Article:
The Delta Institute’s Week Zero started yesterday. Today we were dismissed early to attend the opening for Induction, where James Meredith spoke. An amazing man with a perfect southern hat, it was while he was speaking that I just had to be distracting. Had to pull out my tiny notebook and black pen, had to start writing.
Nothing I wrote is substantial, and some of opening was straight up depressing, but being there– certain things can’t be articulated, just experienced. Imagine an auditorium with a heartbeat. Imagine a cloud of potential hovering in hot, humid, Mississippi air. Imagine hundreds of young people, ready, eager, waiting, guessing their own impact on a place they’ve never seen, people they’ve never met, students they feel so much for.
Yesterday, while I was sitting in a session, a gchat popped up. A very close but rarely talked to college friend asked me, “Do you have any regrets about not going for that job in CT?”
It was startling. I honestly had to stop to even think of what she was talking about. CT? Job? Achievement First? Not that it was ever offered, but it’s jarring to realize that people close to me still see this as an enormous feat. People still see me as some two-year martyr, sacrificing some inarticulate youth for turmoil and discomfort.
No. No, this is so backwards it almost makes me angry. At myself, for not better informing the people around me. At everyone else, for not having as much faith in the community and work as I do. At society, for making teaching (rural, district-school teaching) so much less important than graphic design, or business communications, or administrative work for a multimillionaire who yells at his employees, or charter schools, or anything else I’d be doing.
Why would I ever regret this? Where else could I possibly be? What else could mean anything more, fit any more perfectly, fill up my insides the same way?
Granted, I’m also mad at myself for being naive. For thinking I’m doing something when there is so much to be done, for tricking Dumas into a success story, for taking myself seriously.
None of this was the intention of this post!
MOVES. Induction. A first year (second, now) teacher arrived to do a slam poem slash song slash speech slash work of art that pulled us with the word move. I wanted to run up there with her. To say I’m moved by Brax, when he left my class after the Thesaurus Day. Moved by Dria, who asked for months to do a talent show and finally pulled the entire school, literally, together to get it done. Moved by New Girl, who did so much in so little time, who I feel like I failed because there is no way I challenged her. There’s this thing TFA does, where everything is a cliche, where everything is two-sided, where everything can either be laughed at because you’re terrified it’s impossible or because you defeated it already. I’m caught up in all of that, still.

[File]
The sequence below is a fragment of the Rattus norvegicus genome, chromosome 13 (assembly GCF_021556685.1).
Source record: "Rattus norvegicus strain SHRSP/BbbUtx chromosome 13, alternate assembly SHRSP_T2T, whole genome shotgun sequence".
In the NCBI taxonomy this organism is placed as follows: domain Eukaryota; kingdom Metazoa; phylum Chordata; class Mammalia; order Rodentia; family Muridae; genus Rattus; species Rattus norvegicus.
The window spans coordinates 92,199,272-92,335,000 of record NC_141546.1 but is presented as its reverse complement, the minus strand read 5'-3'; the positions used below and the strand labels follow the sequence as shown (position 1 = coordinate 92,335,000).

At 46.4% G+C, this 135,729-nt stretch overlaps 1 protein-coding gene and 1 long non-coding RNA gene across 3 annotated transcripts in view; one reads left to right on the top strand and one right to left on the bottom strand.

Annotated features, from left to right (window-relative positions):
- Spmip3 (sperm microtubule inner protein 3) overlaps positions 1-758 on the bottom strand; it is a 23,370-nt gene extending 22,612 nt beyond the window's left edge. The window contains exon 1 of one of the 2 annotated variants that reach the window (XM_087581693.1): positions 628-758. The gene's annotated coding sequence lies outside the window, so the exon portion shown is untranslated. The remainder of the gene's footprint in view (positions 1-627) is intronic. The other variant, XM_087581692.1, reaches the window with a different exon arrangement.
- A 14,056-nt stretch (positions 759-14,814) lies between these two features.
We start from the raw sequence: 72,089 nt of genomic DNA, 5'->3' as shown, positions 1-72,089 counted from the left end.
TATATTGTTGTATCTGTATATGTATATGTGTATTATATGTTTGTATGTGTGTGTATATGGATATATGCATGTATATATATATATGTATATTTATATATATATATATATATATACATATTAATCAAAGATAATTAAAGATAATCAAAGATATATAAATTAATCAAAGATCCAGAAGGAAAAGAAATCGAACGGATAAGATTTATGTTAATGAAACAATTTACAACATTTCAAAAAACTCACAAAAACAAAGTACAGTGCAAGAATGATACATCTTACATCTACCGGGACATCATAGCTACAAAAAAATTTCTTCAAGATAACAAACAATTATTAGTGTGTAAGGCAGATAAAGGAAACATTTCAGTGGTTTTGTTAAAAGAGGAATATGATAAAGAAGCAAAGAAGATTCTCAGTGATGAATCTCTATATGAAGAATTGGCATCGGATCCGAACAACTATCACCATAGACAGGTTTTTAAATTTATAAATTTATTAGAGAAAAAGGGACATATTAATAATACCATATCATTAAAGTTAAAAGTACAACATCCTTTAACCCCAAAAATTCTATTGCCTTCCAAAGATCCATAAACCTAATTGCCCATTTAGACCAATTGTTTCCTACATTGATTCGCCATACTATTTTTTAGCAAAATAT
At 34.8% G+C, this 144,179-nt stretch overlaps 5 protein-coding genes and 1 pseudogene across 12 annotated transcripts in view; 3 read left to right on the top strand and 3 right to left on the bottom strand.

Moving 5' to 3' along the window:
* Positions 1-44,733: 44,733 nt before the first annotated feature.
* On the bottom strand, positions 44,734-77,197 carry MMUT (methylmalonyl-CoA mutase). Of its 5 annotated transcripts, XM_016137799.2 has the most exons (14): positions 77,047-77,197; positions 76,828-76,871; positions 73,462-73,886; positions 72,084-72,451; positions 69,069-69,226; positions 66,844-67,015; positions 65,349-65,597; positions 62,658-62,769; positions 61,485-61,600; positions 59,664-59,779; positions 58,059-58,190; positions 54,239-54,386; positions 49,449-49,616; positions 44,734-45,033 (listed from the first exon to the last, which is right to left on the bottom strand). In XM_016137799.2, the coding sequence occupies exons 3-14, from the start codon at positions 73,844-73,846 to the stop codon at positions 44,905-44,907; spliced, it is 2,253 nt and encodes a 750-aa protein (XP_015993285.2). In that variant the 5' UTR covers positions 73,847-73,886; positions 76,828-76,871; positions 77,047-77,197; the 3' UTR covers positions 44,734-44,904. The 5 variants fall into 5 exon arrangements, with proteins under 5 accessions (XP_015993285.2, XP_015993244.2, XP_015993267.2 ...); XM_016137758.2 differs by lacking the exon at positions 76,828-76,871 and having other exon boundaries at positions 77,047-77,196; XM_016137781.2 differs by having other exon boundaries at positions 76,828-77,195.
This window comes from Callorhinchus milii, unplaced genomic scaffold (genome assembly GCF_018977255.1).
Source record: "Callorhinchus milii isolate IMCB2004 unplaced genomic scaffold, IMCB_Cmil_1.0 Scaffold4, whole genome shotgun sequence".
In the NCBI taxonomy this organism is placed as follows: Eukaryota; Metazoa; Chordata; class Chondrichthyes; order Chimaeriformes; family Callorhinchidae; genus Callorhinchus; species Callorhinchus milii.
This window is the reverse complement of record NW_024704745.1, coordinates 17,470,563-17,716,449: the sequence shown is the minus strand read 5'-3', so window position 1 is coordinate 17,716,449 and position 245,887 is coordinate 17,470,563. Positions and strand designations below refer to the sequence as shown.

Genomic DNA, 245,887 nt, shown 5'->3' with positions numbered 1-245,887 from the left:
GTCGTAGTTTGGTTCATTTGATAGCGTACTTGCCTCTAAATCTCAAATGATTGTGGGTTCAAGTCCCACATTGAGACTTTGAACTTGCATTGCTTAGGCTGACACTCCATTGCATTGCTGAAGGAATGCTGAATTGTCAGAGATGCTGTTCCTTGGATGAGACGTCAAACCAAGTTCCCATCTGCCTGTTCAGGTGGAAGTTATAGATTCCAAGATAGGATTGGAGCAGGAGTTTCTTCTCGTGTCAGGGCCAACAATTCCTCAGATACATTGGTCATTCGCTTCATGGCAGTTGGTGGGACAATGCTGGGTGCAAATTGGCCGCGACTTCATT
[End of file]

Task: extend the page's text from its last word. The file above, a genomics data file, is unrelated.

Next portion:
And again, not the thing I am most excited to write. (Sarah, don’t cry when you read this.) Here is what I intended to write:
First, she locked eyes from ten yards away, bright tank and long hair, “Caroline?!” “K?!” and thus the first member of my Dumas step-family was gripped in a hug, finally before me after countless (okay, the chain is exactly 50 long, I just checked) emails. Here she is, sister for the next year.
Second, I prodded her to walk me to C, standing in food line. C, who I saw before but didn’t say hi to because I just wasn’t sure. Bear hug here, and I’ve got a brother with glasses.
Third, comes Miss Chill M, happy but so grounded. Calm but beaming.
Fourth is MIA until the 10th with finals, little miss E.
After dinner and a run I went back to the quad, peeking for remainders. I was talking with two people when I saw the fifth, on the sidewalk. There was a moment of recognition before the epic happened (y’all can’t get upset by this being my favorite real life introduction). I half-trotted a few steps when J held his arms wide and said something encouraging me to jump. Laughing, laughing, I literally bounded up and was twisted in a mid-air circle.
This is my step-family. These are the people I get to spend the (at least) next year with. I don’t don’t don’t care how silly I sound, because it’s 12:21 and the second day of Institute and I am so. happy.
I want to burn the word regret up into a tiny pile and eat it. This is not regret, this is swimming as fast as I can into the deep end. This is treading water and laughing. This is floating on my back and staring at the clouds.